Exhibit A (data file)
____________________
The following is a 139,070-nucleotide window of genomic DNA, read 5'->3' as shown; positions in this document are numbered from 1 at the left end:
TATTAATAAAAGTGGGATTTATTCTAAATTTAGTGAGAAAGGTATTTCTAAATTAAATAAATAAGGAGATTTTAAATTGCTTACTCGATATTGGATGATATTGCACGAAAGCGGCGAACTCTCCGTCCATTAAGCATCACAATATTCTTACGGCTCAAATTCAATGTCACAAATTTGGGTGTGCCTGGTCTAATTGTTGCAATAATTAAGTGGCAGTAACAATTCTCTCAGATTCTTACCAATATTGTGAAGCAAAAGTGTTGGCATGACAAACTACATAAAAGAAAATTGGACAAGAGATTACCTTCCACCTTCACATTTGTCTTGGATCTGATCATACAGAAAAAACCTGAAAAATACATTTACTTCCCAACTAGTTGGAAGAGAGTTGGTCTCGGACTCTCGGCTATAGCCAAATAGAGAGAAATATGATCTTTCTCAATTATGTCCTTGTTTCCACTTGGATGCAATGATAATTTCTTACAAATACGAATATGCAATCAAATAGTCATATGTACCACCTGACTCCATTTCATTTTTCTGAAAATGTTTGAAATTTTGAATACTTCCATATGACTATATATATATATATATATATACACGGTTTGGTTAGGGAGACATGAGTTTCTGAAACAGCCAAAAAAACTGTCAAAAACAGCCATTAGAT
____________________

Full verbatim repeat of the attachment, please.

The following is a 139,070-nucleotide window of genomic DNA, read 5'->3' as shown; positions in this document are numbered from 1 at the left end:
TATTAATAAAAGTGGGATTTATTCTAAATTTAGTGAGAAAGGTATTTCTAAATTAAATAAATAAGGAGATTTTAAATTGCTTACTCGATATTGGATGATATTGCACGAAAGCGGCGAACTCTCCGTCCATTAAGCATCACAATATTCTTACGGCTCAAATTCAATGTCACAAATTTGGGTGTGCCTGGTCTAATTGTTGCAATAATTAAGTGGCAGTAACAATTCTCTCAGATTCTTACCAATATTGTGAAGCAAAAGTGTTGGCATGACAAACTACATAAAAGAAAATTGGACAAGAGATTACCTTCCACCTTCACATTTGTCTTGGATCTGATCATACAGAAAAAACCTGAAAAATACATTTACTTCCCAACTAGTTGGAAGAGAGTTGGTCTCGGACTCTCGGCTATAGCCAAATAGAGAGAAATATGATCTTTCTCAATTATGTCCTTGTTTCCACTTGGATGCAATGATAATTTCTTACAAATACGAATATGCAATCAAATAGTCATATGTACCACCTGACTCCATTTCATTTTTCTGAAAATGTTTGAAATTTTGAATACTTCCATATGACTATATATATATATATATATATACACGGTTTGGTTAGGGAGACATGAGTTTCTGAAACAGCCAAAAAAACTGTCAAAAACAGCCATTAGAT